Mum says family walk at Seaburn beach spoiled by 'offensive' posters
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The mum said: “It’s really worrying because children will be reading those signs, it’s like we are normalising inappropriate slang.
"I wouldn’t want any child to use that kind of language.”
Ms Wilson added: “The signs are disrespectful to the people living here in the area because it assumes we don’t understand normal language, it’s a really disrespectful way of addressing us.
"I don’t want to walk along the beach now until the signs have been taken down, a lot of people are annoyed by this.”
After Ms Wilson complained to the council, they responded saying that the Sunderland Youth Council were consulted on the campaign and the literature used was “their preferred option” which “intends to be bold and impactful.”
Councillor Graeme Miller, Leader of Sunderland City Council said: “The Don’t be a Tosser campaign reflects the City Council’s zero tolerance approach to littering and fly-tipping and builds on Keep Britain Tidy’s national messaging which has been used by a number of local authorities.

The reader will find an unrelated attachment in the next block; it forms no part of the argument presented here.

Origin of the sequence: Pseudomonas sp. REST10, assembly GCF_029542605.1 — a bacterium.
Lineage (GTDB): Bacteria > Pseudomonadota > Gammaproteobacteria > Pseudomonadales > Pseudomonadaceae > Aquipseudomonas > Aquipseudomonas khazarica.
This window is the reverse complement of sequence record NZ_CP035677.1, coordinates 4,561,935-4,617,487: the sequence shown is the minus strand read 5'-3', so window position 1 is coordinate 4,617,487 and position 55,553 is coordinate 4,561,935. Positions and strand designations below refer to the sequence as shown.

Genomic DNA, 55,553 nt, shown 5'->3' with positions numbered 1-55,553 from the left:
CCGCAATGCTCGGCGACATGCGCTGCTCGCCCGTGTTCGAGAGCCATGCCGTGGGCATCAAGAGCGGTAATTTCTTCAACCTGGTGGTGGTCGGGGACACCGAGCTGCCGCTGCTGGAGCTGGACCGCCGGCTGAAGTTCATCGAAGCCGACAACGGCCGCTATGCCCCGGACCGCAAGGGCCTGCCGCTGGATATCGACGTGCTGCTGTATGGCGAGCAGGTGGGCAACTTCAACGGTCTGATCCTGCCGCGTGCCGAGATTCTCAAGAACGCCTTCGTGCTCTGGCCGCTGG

“It was launched in July this year in response to residents’ demands to see a tougher approach to those caught littering.
"More than half the city’s population took part in the Let’s Talk consultation online, through social media and at face to face events.
“We also liaised directly with school children through school assemblies who are angry at the grown-ups littering and thought a hard-hitting message was required.
“While the hard hitting campaign may not be to everyone’s taste, it has been well received by residents.”
The 31-year-old mum added: "I’m not offended as an individual but it does raise concerns about how we are educating our children.
"I understand some people may not be offended by it but it’s just not a polite way of addressing people.”